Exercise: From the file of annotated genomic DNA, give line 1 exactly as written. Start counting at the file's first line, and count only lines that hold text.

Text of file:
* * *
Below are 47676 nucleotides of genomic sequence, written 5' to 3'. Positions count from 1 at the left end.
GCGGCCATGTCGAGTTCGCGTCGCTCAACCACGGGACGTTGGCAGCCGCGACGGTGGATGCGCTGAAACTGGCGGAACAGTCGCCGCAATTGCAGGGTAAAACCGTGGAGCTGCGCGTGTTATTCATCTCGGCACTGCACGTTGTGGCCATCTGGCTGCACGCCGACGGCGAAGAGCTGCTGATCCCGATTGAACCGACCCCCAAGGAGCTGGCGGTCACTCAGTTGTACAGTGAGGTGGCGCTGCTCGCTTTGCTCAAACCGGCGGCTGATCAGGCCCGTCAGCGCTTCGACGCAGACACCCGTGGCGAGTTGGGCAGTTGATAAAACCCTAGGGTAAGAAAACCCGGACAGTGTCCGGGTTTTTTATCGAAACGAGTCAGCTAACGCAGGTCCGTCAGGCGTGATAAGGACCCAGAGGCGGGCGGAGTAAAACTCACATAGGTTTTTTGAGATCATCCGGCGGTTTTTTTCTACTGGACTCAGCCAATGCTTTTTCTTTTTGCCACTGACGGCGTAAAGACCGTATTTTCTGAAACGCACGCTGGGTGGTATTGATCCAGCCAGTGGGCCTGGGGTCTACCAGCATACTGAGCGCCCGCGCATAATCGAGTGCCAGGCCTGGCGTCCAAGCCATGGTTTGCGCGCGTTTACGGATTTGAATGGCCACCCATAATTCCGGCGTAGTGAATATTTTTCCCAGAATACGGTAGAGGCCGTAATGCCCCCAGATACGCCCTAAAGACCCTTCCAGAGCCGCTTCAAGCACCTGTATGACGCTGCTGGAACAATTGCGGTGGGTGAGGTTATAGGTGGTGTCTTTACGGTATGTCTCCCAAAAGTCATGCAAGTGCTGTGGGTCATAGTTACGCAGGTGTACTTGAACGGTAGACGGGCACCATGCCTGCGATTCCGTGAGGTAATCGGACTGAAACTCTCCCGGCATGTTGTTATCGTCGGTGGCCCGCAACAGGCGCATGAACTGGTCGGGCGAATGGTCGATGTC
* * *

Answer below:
Below are 47676 nucleotides of genomic sequence, written 5' to 3'. Positions count from 1 at the left end.